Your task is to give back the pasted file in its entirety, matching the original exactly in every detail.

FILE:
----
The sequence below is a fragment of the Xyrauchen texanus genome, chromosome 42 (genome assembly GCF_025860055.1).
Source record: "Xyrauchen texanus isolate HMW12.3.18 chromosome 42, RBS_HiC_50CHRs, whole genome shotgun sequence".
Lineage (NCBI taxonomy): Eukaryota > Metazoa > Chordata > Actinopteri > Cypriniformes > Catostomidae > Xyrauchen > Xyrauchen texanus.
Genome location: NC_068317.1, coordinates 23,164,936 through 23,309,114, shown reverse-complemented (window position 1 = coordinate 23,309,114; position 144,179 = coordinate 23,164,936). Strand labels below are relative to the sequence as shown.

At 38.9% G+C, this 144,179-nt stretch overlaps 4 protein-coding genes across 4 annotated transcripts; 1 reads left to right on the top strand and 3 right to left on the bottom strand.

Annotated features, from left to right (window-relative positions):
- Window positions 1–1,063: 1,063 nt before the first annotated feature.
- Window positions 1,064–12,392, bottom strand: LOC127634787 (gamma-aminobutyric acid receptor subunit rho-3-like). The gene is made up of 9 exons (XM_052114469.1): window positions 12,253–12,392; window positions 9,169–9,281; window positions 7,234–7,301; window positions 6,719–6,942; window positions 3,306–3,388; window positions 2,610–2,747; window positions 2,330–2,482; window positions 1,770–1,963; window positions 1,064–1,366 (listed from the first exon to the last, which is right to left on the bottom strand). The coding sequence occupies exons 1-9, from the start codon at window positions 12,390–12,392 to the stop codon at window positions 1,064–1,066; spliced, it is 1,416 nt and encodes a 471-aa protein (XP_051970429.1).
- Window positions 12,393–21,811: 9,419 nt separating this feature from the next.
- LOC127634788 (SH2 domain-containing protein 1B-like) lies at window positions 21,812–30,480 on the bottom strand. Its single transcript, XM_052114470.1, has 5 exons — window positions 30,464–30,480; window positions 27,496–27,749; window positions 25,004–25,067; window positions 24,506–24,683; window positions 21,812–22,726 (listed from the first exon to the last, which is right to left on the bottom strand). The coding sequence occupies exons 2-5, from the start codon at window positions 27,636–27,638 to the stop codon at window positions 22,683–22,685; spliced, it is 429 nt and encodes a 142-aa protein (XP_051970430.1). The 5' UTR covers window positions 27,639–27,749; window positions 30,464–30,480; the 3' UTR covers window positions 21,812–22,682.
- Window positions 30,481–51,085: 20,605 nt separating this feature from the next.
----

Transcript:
The sequence below is a fragment of the Xyrauchen texanus genome, chromosome 42 (genome assembly GCF_025860055.1).
Source record: "Xyrauchen texanus isolate HMW12.3.18 chromosome 42, RBS_HiC_50CHRs, whole genome shotgun sequence".
Lineage (NCBI taxonomy): Eukaryota > Metazoa > Chordata > Actinopteri > Cypriniformes > Catostomidae > Xyrauchen > Xyrauchen texanus.
Genome location: NC_068317.1, coordinates 23,164,936 through 23,309,114, shown reverse-complemented (window position 1 = coordinate 23,309,114; position 144,179 = coordinate 23,164,936). Strand labels below are relative to the sequence as shown.

At 38.9% G+C, this 144,179-nt stretch overlaps 4 protein-coding genes across 4 annotated transcripts; 1 reads left to right on the top strand and 3 right to left on the bottom strand.

Annotated features, from left to right (window-relative positions):
- Window positions 1–1,063: 1,063 nt before the first annotated feature.
- Window positions 1,064–12,392, bottom strand: LOC127634787 (gamma-aminobutyric acid receptor subunit rho-3-like). The gene is made up of 9 exons (XM_052114469.1): window positions 12,253–12,392; window positions 9,169–9,281; window positions 7,234–7,301; window positions 6,719–6,942; window positions 3,306–3,388; window positions 2,610–2,747; window positions 2,330–2,482; window positions 1,770–1,963; window positions 1,064–1,366 (listed from the first exon to the last, which is right to left on the bottom strand). The coding sequence occupies exons 1-9, from the start codon at window positions 12,390–12,392 to the stop codon at window positions 1,064–1,066; spliced, it is 1,416 nt and encodes a 471-aa protein (XP_051970429.1).
- Window positions 12,393–21,811: 9,419 nt separating this feature from the next.
- LOC127634788 (SH2 domain-containing protein 1B-like) lies at window positions 21,812–30,480 on the bottom strand. Its single transcript, XM_052114470.1, has 5 exons — window positions 30,464–30,480; window positions 27,496–27,749; window positions 25,004–25,067; window positions 24,506–24,683; window positions 21,812–22,726 (listed from the first exon to the last, which is right to left on the bottom strand). The coding sequence occupies exons 2-5, from the start codon at window positions 27,636–27,638 to the stop codon at window positions 22,683–22,685; spliced, it is 429 nt and encodes a 142-aa protein (XP_051970430.1). The 5' UTR covers window positions 27,639–27,749; window positions 30,464–30,480; the 3' UTR covers window positions 21,812–22,682.
- Window positions 30,481–51,085: 20,605 nt separating this feature from the next.